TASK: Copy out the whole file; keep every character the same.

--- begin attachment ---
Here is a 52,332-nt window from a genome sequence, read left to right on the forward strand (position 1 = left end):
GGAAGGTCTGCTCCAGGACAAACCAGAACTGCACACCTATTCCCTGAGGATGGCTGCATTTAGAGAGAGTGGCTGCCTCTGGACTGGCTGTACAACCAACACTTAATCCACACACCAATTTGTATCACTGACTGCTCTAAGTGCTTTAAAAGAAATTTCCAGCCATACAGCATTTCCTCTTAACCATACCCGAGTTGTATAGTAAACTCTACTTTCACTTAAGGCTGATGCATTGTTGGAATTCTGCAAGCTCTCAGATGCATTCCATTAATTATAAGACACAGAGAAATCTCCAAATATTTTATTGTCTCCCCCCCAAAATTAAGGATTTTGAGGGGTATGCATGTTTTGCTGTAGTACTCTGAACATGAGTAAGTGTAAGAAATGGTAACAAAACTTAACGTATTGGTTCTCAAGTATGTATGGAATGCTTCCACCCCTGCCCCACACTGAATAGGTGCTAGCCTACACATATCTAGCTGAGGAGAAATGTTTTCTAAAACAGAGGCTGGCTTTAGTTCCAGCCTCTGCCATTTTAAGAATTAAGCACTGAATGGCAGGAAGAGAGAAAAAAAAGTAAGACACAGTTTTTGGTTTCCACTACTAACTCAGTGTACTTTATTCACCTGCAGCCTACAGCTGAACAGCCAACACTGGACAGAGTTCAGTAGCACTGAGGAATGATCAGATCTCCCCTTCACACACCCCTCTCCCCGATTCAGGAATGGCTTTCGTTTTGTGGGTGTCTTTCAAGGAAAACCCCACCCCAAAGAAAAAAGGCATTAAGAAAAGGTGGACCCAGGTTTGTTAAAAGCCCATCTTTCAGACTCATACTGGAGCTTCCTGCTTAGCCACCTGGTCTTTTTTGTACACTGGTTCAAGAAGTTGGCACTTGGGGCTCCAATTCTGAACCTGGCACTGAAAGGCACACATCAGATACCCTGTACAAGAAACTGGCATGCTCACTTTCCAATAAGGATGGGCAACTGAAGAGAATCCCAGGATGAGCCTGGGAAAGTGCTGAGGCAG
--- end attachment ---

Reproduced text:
Here is a 52,332-nt window from a genome sequence, read left to right on the forward strand (position 1 = left end):
GGAAGGTCTGCTCCAGGACAAACCAGAACTGCACACCTATTCCCTGAGGATGGCTGCATTTAGAGAGAGTGGCTGCCTCTGGACTGGCTGTACAACCAACACTTAATCCACACACCAATTTGTATCACTGACTGCTCTAAGTGCTTTAAAAGAAATTTCCAGCCATACAGCATTTCCTCTTAACCATACCCGAGTTGTATAGTAAACTCTACTTTCACTTAAGGCTGATGCATTGTTGGAATTCTGCAAGCTCTCAGATGCATTCCATTAATTATAAGACACAGAGAAATCTCCAAATATTTTATTGTCTCCCCCCCAAAATTAAGGATTTTGAGGGGTATGCATGTTTTGCTGTAGTACTCTGAACATGAGTAAGTGTAAGAAATGGTAACAAAACTTAACGTATTGGTTCTCAAGTATGTATGGAATGCTTCCACCCCTGCCCCACACTGAATAGGTGCTAGCCTACACATATCTAGCTGAGGAGAAATGTTTTCTAAAACAGAGGCTGGCTTTAGTTCCAGCCTCTGCCATTTTAAGAATTAAGCACTGAATGGCAGGAAGAGAGAAAAAAAAGTAAGACACAGTTTTTGGTTTCCACTACTAACTCAGTGTACTTTATTCACCTGCAGCCTACAGCTGAACAGCCAACACTGGACAGAGTTCAGTAGCACTGAGGAATGATCAGATCTCCCCTTCACACACCCCTCTCCCCGATTCAGGAATGGCTTTCGTTTTGTGGGTGTCTTTCAAGGAAAACCCCACCCCAAAGAAAAAAGGCATTAAGAAAAGGTGGACCCAGGTTTGTTAAAAGCCCATCTTTCAGACTCATACTGGAGCTTCCTGCTTAGCCACCTGGTCTTTTTTGTACACTGGTTCAAGAAGTTGGCACTTGGGGCTCCAATTCTGAACCTGGCACTGAAAGGCACACATCAGATACCCTGTACAAGAAACTGGCATGCTCACTTTCCAATAAGGATGGGCAACTGAAGAGAATCCCAGGATGAGCCTGGGAAAGTGCTGAGGCAG